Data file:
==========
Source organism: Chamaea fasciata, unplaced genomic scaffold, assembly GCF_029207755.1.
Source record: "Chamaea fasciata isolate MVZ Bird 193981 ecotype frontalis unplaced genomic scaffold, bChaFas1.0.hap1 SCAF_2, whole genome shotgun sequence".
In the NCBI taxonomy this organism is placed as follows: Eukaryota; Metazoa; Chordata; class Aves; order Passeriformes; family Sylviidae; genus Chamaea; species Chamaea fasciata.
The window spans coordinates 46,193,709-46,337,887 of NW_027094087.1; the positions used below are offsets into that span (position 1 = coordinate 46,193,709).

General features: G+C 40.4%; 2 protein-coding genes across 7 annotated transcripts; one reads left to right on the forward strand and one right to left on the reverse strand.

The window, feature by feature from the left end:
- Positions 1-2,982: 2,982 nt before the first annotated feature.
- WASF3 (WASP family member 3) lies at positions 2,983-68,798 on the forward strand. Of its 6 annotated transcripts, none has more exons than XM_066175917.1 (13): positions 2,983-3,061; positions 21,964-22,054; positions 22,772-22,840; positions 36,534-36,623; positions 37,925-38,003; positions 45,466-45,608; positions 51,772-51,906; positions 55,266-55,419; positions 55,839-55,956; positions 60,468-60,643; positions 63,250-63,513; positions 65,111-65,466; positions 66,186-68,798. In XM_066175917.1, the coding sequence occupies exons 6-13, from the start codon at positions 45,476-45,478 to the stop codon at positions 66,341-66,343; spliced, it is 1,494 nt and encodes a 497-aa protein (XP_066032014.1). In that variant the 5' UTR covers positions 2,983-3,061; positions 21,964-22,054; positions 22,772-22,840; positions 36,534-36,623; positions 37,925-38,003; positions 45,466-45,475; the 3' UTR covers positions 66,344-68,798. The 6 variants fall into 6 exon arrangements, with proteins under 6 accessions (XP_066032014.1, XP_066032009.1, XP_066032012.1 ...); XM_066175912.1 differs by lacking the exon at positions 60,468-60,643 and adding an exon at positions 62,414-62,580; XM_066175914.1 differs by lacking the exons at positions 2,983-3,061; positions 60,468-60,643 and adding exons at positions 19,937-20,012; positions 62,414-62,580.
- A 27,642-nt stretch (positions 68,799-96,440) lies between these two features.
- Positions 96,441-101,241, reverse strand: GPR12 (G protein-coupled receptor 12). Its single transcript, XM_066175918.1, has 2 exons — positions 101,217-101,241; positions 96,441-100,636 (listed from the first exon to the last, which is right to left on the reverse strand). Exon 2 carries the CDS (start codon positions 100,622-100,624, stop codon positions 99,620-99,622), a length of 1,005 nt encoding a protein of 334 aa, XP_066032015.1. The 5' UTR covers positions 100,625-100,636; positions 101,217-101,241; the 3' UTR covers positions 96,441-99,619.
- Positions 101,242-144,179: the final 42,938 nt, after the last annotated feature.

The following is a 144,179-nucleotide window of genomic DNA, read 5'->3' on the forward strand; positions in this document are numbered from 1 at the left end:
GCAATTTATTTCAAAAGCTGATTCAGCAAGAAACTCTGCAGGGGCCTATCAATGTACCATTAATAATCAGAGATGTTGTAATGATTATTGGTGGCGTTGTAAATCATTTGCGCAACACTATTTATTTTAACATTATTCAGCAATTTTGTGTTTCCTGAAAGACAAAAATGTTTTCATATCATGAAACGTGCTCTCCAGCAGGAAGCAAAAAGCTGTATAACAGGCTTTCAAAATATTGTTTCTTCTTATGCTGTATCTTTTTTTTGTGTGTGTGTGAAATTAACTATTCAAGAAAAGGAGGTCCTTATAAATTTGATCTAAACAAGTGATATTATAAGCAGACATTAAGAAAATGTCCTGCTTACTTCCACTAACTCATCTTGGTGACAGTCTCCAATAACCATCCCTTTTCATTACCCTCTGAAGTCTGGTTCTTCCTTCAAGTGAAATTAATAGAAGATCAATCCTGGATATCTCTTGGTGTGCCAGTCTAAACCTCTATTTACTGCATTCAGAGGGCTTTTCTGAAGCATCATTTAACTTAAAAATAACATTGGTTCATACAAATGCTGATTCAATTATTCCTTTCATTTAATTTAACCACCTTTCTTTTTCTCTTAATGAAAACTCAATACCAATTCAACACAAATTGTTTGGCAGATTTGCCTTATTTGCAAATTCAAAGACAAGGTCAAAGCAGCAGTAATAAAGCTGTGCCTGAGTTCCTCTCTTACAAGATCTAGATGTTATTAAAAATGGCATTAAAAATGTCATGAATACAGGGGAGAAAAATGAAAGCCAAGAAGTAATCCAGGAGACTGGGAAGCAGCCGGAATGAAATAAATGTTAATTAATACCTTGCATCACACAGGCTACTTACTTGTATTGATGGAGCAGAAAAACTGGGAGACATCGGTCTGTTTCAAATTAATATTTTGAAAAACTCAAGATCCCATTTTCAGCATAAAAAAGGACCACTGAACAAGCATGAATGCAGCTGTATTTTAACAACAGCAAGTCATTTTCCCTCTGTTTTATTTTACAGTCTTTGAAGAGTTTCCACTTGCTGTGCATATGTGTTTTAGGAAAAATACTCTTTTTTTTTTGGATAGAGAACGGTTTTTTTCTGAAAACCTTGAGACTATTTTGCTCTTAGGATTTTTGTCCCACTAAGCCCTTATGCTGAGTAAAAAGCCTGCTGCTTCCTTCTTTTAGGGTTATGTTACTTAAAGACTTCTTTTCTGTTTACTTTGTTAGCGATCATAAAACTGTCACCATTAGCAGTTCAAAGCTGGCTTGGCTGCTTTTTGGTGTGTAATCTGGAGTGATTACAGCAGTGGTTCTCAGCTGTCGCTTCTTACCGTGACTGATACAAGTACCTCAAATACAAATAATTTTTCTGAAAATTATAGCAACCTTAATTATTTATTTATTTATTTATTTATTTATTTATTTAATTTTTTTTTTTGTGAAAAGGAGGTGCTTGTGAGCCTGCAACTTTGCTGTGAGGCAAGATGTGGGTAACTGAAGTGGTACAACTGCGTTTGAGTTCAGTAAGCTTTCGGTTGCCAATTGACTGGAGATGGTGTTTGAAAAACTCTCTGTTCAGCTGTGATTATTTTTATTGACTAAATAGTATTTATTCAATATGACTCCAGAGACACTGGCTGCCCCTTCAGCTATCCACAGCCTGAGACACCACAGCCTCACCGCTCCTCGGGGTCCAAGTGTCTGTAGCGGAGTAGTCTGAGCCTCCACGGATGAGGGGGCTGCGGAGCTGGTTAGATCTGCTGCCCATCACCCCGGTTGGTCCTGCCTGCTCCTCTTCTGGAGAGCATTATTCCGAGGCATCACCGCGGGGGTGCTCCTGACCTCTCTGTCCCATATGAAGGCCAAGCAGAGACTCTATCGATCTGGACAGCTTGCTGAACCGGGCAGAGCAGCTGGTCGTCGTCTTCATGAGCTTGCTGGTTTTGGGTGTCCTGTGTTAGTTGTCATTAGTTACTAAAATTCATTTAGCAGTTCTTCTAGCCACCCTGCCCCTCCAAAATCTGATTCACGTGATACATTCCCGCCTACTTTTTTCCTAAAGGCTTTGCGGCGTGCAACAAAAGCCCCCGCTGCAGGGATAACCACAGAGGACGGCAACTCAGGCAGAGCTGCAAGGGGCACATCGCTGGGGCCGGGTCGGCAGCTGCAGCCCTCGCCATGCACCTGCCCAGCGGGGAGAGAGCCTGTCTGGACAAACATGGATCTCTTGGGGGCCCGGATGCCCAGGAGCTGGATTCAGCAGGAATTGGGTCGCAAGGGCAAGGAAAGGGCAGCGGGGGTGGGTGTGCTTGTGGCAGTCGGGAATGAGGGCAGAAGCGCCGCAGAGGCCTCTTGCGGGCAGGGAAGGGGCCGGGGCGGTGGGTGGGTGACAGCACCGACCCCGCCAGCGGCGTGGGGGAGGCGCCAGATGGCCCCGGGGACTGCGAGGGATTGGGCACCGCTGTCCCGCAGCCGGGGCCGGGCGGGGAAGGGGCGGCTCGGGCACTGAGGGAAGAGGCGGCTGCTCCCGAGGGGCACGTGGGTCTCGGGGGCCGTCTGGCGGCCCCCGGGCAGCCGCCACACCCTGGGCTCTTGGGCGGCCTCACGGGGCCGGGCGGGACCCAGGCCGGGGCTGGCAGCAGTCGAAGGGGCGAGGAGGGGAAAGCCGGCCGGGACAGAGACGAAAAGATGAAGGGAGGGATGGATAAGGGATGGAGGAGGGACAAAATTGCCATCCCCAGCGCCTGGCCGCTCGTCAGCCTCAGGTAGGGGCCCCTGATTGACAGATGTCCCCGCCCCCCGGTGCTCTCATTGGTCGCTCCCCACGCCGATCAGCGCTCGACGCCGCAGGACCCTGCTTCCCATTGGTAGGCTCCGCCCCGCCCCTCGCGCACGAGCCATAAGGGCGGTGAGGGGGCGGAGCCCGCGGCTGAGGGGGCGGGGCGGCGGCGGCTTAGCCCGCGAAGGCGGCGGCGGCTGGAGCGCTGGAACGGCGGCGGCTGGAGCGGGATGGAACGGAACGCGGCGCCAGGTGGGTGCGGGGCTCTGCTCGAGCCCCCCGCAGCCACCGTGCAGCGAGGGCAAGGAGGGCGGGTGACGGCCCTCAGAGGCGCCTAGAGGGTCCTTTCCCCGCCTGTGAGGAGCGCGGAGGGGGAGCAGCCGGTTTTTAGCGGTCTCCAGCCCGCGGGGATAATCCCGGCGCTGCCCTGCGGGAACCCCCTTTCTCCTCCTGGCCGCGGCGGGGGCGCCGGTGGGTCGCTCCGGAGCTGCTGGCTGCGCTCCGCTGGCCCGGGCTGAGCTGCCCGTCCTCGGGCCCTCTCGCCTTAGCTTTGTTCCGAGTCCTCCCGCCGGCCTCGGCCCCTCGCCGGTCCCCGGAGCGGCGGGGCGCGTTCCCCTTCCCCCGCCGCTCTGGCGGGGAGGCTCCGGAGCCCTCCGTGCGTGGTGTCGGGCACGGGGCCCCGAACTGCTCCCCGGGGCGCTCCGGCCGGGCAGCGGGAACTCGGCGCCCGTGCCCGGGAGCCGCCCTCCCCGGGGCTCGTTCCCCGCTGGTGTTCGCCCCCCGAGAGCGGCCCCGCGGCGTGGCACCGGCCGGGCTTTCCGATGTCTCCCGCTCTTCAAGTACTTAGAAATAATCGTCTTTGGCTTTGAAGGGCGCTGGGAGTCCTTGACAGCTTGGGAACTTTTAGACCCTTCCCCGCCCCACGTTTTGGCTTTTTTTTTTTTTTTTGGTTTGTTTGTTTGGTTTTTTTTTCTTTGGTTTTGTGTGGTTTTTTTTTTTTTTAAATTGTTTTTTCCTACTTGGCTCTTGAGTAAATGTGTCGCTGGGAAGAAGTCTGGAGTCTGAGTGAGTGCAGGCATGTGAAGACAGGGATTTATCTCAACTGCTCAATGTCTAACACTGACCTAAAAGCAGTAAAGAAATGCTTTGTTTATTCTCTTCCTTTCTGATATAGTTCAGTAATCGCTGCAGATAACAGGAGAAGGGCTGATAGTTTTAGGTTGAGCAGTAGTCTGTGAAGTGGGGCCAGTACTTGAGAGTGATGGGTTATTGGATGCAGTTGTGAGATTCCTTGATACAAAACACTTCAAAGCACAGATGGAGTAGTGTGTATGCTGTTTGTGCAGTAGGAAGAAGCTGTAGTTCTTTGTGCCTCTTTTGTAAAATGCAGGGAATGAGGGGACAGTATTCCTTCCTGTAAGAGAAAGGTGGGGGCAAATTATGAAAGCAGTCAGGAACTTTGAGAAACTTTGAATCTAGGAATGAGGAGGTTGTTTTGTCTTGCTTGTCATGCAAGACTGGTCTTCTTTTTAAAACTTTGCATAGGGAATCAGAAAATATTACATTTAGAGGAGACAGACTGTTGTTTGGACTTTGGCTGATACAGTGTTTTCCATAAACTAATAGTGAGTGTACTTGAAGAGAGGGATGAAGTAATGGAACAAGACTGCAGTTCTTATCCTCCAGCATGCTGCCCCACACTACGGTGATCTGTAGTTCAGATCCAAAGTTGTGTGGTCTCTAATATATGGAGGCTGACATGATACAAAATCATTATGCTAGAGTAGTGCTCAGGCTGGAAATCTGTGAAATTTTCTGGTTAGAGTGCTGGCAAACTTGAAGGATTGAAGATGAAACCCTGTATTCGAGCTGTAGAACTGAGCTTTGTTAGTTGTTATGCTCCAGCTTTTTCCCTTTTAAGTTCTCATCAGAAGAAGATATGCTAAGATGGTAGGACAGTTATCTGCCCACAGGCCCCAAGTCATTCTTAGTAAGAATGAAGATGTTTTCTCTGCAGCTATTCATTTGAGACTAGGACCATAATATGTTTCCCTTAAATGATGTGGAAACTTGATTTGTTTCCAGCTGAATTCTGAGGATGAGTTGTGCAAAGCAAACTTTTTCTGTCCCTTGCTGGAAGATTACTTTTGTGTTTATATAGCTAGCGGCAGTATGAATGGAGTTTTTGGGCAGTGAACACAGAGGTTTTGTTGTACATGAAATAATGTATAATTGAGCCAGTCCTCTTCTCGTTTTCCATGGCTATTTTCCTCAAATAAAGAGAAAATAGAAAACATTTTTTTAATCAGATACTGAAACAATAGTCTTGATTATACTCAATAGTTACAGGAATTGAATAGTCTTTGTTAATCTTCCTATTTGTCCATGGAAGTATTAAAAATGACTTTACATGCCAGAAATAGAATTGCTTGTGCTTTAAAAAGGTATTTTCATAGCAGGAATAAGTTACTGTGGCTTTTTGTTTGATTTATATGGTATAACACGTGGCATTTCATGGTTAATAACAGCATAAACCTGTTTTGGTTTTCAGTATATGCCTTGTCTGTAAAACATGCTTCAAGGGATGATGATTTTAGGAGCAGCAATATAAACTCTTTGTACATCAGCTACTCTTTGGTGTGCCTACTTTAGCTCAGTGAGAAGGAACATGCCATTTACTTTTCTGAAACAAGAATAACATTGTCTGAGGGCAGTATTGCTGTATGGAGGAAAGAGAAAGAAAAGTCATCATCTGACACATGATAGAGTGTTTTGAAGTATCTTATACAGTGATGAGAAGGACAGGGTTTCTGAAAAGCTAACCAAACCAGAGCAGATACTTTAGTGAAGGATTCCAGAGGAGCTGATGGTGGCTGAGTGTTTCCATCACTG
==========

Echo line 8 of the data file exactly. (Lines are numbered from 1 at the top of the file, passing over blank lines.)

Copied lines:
- WASF3 (WASP family member 3) lies at positions 2,983-68,798 on the forward strand. Of its 6 annotated transcripts, none has more exons than XM_066175917.1 (13): positions 2,983-3,061; positions 21,964-22,054; positions 22,772-22,840; positions 36,534-36,623; positions 37,925-38,003; positions 45,466-45,608; positions 51,772-51,906; positions 55,266-55,419; positions 55,839-55,956; positions 60,468-60,643; positions 63,250-63,513; positions 65,111-65,466; positions 66,186-68,798. In XM_066175917.1, the coding sequence occupies exons 6-13, from the start codon at positions 45,476-45,478 to the stop codon at positions 66,341-66,343; spliced, it is 1,494 nt and encodes a 497-aa protein (XP_066032014.1). In that variant the 5' UTR covers positions 2,983-3,061; positions 21,964-22,054; positions 22,772-22,840; positions 36,534-36,623; positions 37,925-38,003; positions 45,466-45,475; the 3' UTR covers positions 66,344-68,798. The 6 variants fall into 6 exon arrangements, with proteins under 6 accessions (XP_066032014.1, XP_066032009.1, XP_066032012.1 ...); XM_066175912.1 differs by lacking the exon at positions 60,468-60,643 and adding an exon at positions 62,414-62,580; XM_066175914.1 differs by lacking the exons at positions 2,983-3,061; positions 60,468-60,643 and adding exons at positions 19,937-20,012; positions 62,414-62,580.